Singapore must stop targeting HR defenders and media(Malaysiakini)

This was a joint statement of 37 groups and 3 individuals, whereby ADPAN was one of co-signatories. It was carried by Malaysiakini, one of popular online media, and also by several other sites. OUR VOICES get to many more people when media reports on our statements. [See earlier post for the earlier statement)

Singapore must stop targeting HR defenders and media

Aliran et al

Published:  |  Modified:

LETTER | We, the 37 undersigned groups and organisations, and three individuals, are appalled by Singapore’s denial and response to the highlighting of alleged “barbaric” unlawful practices in execution method that was highlighted vide a Jan 16 media statement issued by Lawyers for Liberty (LFL).

Singapore claims that it is “untrue, baseless and preposterous”.

We are also shocked by Singapore’s invoking of the Protection from Online Falsehoods and Manipulation Act (Pofma), and the issuing of notices and directions ordering LFL and three parties that have shared the allegations – Singaporean activist Kirsten Han, The Online Citizen website and Yahoo Singapore – to correct the false statements.

To comply with this Pofma Order, Singapore authorities said: “They will be required to carry a correction notice alongside their posts or articles stating that their posts or articles contain falsehoods”.

Non-compliance with the Pofma notice is a crime, and if convicted an individual may be liable to a fine not exceeding S$20,000 or imprisonment for a term not exceeding 12 months or both, whereas others will be liable to a fine not exceeding S$500,000.

The notice can also lead to an access blocking order, whereby service providers will have to disable access by end-users in Singapore to the online location.

It is not a defence even if one has applied to the responsible minister to withdraw or vary the order, appealed to court or is “subject to a duty under any written law, any rule of law, any contract or any rule of professional conduct, that prevents the person from complying with the Pofma notice”.

It is deplorable to ask any human rights defender or media agency to publicly take a position that the alleged rights violations and/or injustices that they highlighted or reported on are false or contains falsehood.

Where there is an allegation of a wrongdoing or a crime, it is the duty of a human rights defender or any concerned person to highlight it, and thereafter, it falls on the relevant government, or relevant national, regional or international bodies to conduct the needed independent investigation and determine whether what was alleged was true or baseless.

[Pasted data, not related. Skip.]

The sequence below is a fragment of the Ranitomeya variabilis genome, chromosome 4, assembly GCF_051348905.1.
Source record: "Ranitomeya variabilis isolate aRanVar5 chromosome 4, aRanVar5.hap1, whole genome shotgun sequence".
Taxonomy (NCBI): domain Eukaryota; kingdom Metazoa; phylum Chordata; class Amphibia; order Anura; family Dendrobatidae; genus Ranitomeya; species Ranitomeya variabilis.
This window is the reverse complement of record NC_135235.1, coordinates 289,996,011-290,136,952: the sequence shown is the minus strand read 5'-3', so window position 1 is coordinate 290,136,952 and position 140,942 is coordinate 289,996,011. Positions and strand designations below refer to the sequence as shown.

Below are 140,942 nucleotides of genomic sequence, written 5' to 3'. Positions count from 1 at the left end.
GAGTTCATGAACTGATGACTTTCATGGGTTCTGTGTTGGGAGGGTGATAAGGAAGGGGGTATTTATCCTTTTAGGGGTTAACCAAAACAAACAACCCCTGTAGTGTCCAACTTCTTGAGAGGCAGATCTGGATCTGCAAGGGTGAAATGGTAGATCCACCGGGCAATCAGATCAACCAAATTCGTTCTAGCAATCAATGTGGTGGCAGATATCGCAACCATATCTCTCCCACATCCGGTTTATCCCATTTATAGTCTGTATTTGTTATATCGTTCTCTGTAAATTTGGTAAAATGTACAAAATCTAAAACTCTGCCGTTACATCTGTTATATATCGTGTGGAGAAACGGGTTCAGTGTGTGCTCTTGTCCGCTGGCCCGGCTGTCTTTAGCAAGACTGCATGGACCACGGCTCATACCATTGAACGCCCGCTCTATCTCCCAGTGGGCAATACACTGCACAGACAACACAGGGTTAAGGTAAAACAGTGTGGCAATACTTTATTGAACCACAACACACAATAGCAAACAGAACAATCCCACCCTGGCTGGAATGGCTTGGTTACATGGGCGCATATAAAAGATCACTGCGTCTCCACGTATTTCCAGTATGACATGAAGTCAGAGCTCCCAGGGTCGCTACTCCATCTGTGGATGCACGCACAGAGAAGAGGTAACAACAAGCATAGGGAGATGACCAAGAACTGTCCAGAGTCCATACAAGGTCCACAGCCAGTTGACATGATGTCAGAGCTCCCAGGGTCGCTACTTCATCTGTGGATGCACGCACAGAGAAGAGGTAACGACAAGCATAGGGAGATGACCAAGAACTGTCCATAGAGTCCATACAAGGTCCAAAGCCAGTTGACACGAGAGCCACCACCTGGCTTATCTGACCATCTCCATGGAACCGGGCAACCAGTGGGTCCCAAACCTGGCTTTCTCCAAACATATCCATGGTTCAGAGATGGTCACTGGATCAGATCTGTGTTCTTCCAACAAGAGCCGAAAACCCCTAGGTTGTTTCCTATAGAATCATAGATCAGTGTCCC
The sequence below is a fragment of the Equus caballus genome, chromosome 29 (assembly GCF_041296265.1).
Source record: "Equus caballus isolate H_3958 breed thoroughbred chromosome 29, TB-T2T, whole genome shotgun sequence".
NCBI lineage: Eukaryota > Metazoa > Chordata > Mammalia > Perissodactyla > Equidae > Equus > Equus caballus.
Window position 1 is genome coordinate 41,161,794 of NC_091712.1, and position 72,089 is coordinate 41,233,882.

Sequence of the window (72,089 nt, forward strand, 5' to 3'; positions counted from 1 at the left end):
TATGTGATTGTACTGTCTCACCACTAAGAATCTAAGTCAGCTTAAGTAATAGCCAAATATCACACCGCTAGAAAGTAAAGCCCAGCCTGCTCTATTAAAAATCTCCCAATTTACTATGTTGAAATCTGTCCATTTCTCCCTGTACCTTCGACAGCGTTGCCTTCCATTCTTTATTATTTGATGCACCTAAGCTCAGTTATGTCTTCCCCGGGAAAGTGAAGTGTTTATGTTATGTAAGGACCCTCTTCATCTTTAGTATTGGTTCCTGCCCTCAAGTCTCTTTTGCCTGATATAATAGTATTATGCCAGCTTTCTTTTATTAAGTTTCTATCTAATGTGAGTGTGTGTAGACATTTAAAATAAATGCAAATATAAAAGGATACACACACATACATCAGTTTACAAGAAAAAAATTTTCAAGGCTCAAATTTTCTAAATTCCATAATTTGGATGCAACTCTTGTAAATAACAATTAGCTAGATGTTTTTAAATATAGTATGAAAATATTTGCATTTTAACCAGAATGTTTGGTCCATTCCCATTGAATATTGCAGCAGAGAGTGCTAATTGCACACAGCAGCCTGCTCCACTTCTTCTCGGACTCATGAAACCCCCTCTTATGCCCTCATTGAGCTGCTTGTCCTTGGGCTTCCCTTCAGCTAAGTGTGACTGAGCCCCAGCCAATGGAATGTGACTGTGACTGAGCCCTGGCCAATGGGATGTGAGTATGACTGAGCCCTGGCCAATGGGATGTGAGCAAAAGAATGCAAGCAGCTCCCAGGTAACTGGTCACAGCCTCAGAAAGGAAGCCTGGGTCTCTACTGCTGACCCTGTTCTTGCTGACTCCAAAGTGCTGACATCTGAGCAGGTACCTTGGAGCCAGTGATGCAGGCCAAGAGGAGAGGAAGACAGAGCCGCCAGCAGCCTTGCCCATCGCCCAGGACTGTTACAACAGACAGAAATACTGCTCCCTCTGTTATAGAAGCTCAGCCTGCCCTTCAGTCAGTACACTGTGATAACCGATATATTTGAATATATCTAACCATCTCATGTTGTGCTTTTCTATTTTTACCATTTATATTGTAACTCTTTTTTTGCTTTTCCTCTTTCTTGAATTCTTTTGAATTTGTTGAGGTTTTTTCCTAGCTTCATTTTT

Note that many investigations may even come to no conclusions due to insufficiency of evidence, and this should in no way lead to the assumption that the allegations were untrue.

A perusal of the LFL statement shows that the source of their information, amongst others, is from a credible source – a Singapore prison officer.

This would reasonably be someone who had first-hand knowledge of what was being alleged.

In the LFL statement, it also mentions that this officer is prepared to come forward and testify at the appropriate forum.

LFL also highlighted this allegation earlier, in its Nov 23, 2019 statement, where it said: “Finally, we’ve also received shocking information relating to the process of execution at Changi prison.

“We have incontrovertible evidence that unlawful and extremely brutal methods are secretly used in carrying out hangings by the Singapore Prison Services. We are prepared to reveal this evidence, supplied by prison officers, in due course.”

LFL, in the Jan 16 statement, also said it had written to the Singapore authorities and informed them it is prepared to meet them and hand over the evidence in its possession.

However, the Singapore government met LFL’s disclosures with deafening silence.

Significantly, the government also did not deny LFL’s allegation of brutality in carrying out hangings, which has been widely reported.

The Singapore government should have rightfully met with LFL, received the evidence and conducted a proper investigation and disclosed its findings.

According to law, police are not supposed to torture detainees, but the fact is that some police officers do torture and even kill those in their custody.

It may not the government’s fault, but the fault of these errant officers who did wrong.

But, if a government, after receiving information of such wrongdoings, chooses to do nothing about it, then it can be said that the government that “covers up” wrongdoings of public servants or simply ignores it may be just as guilty of the said wrongdoings.

The media is obliged to report to the public, and that includes statements and positions of ordinary people and human rights defenders.

Most media outlets, would as a matter of good practice, try to get a response from the alleged perpetrator or other relevant parties but the news ought never be stifled simply because the perpetrators (or interested parties) do not provide an immediate response.

Of course, most media will carry even a late response from the alleged perpetrator or other interested parties.

Obligations imposed on the media should not be the same as those imposed on individuals using social media.

Many good people who share news or views on social media, if they do get a response from alleged perpetrator or interested parties, will also usually share that response with their readership.

In Malaysia, many human rights violations and even crimes that were highlighted by HR Defenders or media were investigated by the government.